|Birth name||James Robert Belden|
October 31, 1956|
Evanston, Illinois, U.S.
May 20, 2015 (aged 58)|
New York City
|Genres||Jazz, big band, jazz fusion|
|Occupation(s)||Musician, composer, arranger, band leader, producer|
|Labels||Sunnyside, Blue Note, RareNoise|
|Associated acts||Woody Herman, Tim Hagans|
James Robert Belden (October 31, 1956 – May 20, 2015) was an American saxophonist, arranger, composer, bandleader, and producer. As a composer he may be best known for his Grammy Award winning orchestral jazz recording, Black Dahlia (2001). As producer he is mostly associated with the remastering of seminal recordings by trumpeter Miles Davis for Columbia Records.
Belden was born in Evanston, Illinois, but grew up in the Charleston, South Carolina suburb of Goose Creek. He briefly attended the University of South Carolina where he met composer Jay Knowles who introduced him to the music of Gil Evans. He then studied saxophone and composition at the University of North Texas before joining the Woody Herman band.
He recorded his first album Treasure Island in 1990. This was followed by a series of adventurous albums featuring jazz-tinged arrangements of contemporary pop songs culminating with Black Dahlia in 2001.
In 2008, he arranged and produced Miles from India, a world fusion music recording based on the compositions of Miles Davis for which he assembled a group made up of Davis alumni and musicians from India. In addition to his work as arranger, composer, conductor and A & R director, Belden contributed numerous liner notes for noted recordings, such as "Lou's Blues" by Lou Marini and the Magic City Jazz Orchestra.
Some of his work as the author of numerous liner notes has received Grammy Awards. In early 2015 Belden became the first American musician in 35 years to bring a band from the USA to perform in Iran.
- Treasure Island (Sunnyside, 1990)
- La Cigale (Sunnyside, 1990)
- Straight to My Heart: The Music of Sting (Blue Note, 1991)
- When the Doves Cry: The Music of Prince (Metro Blue, 1994)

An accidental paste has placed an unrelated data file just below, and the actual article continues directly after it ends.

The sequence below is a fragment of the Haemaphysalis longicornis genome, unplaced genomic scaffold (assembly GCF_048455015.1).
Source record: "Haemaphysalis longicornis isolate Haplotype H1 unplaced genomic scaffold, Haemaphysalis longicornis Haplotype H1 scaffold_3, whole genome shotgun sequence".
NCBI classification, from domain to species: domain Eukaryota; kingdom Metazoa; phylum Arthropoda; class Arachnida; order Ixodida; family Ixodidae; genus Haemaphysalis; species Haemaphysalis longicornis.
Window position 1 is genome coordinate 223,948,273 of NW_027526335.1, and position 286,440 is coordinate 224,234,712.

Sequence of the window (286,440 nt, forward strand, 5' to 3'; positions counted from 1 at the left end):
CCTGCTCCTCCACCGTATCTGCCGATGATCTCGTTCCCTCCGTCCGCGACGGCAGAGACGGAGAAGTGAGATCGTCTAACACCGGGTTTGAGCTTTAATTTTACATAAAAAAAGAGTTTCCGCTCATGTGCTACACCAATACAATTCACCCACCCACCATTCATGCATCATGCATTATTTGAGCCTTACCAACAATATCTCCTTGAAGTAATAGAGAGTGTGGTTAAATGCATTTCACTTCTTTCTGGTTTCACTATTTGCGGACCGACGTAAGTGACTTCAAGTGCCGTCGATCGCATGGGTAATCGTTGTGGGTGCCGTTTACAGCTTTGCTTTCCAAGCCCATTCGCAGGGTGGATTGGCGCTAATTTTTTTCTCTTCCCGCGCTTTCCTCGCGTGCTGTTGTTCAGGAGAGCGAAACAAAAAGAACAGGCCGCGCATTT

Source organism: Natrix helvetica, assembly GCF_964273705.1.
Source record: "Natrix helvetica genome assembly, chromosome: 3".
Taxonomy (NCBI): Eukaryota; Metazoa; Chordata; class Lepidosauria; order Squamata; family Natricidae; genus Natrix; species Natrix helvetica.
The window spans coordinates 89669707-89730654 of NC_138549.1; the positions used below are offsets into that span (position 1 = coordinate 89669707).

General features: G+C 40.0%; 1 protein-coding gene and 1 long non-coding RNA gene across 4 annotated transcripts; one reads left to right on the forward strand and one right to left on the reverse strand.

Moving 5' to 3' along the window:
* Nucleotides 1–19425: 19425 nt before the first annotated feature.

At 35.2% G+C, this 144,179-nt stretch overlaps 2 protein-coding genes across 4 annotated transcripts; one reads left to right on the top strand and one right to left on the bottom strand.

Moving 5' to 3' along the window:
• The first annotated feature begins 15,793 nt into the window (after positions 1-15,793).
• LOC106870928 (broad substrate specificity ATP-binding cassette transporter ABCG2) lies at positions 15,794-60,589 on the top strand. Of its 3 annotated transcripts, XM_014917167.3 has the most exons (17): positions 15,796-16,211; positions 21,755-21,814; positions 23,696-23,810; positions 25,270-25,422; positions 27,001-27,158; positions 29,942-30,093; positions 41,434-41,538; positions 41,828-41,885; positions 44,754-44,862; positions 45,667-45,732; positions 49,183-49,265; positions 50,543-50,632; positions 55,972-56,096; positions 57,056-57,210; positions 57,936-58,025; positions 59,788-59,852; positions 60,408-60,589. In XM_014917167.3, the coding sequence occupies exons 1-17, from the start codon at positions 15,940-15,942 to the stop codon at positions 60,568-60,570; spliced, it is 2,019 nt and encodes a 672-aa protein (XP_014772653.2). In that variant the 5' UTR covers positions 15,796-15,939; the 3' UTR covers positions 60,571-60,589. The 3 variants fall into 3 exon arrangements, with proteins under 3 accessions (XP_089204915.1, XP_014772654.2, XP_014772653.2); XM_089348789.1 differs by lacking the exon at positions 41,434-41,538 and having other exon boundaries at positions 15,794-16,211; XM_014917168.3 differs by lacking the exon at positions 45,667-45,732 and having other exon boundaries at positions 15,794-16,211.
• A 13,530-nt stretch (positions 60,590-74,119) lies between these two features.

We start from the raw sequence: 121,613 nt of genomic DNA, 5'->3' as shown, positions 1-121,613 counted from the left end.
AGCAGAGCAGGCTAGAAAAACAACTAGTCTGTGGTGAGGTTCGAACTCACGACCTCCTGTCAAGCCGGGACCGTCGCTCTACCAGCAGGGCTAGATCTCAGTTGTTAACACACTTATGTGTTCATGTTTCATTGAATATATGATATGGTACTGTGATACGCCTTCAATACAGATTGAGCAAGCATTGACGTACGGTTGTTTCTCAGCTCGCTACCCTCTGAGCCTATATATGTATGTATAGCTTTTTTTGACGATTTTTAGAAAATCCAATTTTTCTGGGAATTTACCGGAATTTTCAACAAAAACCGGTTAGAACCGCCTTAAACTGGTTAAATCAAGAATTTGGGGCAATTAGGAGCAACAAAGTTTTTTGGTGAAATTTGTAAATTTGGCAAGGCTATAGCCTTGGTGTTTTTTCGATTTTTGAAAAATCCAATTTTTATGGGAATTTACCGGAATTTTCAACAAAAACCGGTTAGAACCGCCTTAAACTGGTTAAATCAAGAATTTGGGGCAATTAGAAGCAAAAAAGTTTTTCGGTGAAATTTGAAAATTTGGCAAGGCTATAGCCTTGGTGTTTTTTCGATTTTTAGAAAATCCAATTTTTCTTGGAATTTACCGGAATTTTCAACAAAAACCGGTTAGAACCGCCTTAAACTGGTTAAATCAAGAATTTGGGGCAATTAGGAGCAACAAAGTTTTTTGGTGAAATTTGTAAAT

- Shades of Blue (Blue Note, 1996)
- Bob Belden Presents Strawberry Fields (Blue Note, 1996)
- Tapestry – The Blue Note Cover Series (Blue Note, 1997)
- Black Dahlia (Blue Note, 2001)
- Three Days of Rain (Sunnyside, 2006)
- Agemo (RareNoise, 2011)
- Asiento (RareNoise, 2011)
- Transparent Heart (RareNoise, 2012)
- Machine Language (RareNoise, 2015)
- The Turning Point, McCoy Tyner Big Band (Verve, 1991)
- Journey, McCoy Tyner Big Band (Verve, 1993)
- 100 Years of Latin Love Songs, Paquito D'Rivera (Heads Up, 1998)
- Incognito – Beneath the Surface, New York City Horns (Talkin' Loud, 1996)
- Animation - Imagination, Tim Hagans (Blue Note, 1999)
- Re-Animation Live!, Tim Hagans (Blue Note, 1999)
- Mysterious Shorter, Nicholas Payton, Sam Yahel, John Hart, Billy Drummond (Chesky, 2006)
References and sources
- Bob Belden at All About Jazz Archived October 16, 2011, at the Wayback Machine.
- Bob Belden profile Archived November 18, 2008, at the Wayback Machine., BlueNote.com; accessed May 20, 2015.
- Article on "Miles From India", cbc.ca; accessed May 20, 2015.
- "Belden, Bob (James Robert Belden)". Encyclopedia of Jazz Musicians. Jazz.com. Archived from the original on 2015-02-20.
- "Jazz Lives Thanks to Veteran Reissue Producers". Billboard. 113 (27): 68. July 7, 2001.
- Tamarkin, Jeff. "Bringing Cultures Together in Pice". Retrieved 2015-05-24.
- Stutz, Colin (May 20, 2015). "Bob Belden, Jazz Saxophonist & Renaissance Man, Dead at 58". Billboard. Retrieved May 21, 2015.
- Gans, Charles J. (May 20, 2015). "Noted jazz saxophonist Bob Belden dies in NYC at age 58". Sun Herald. Associated Press. Archived from the original on May 23, 2015. Retrieved May 21, 2015.
- Bob Belden interview, mixonline.com
- Bob Belden biodata, vh1.com
- Bob Belden interview, Columbiarecords.com
- Review of the Black Dahlia recording, AllAboutJazz.com
- "Lou's Blues", allaboutjazz.com
- Review of Animation: Agemo, AllAboutJazz.com
- Video: on YouTube
- Video: on YouTube - arranged by Bob Belden.
- Video: on YouTube - Gil Evans-esque arrangement of operatic aria by Puccini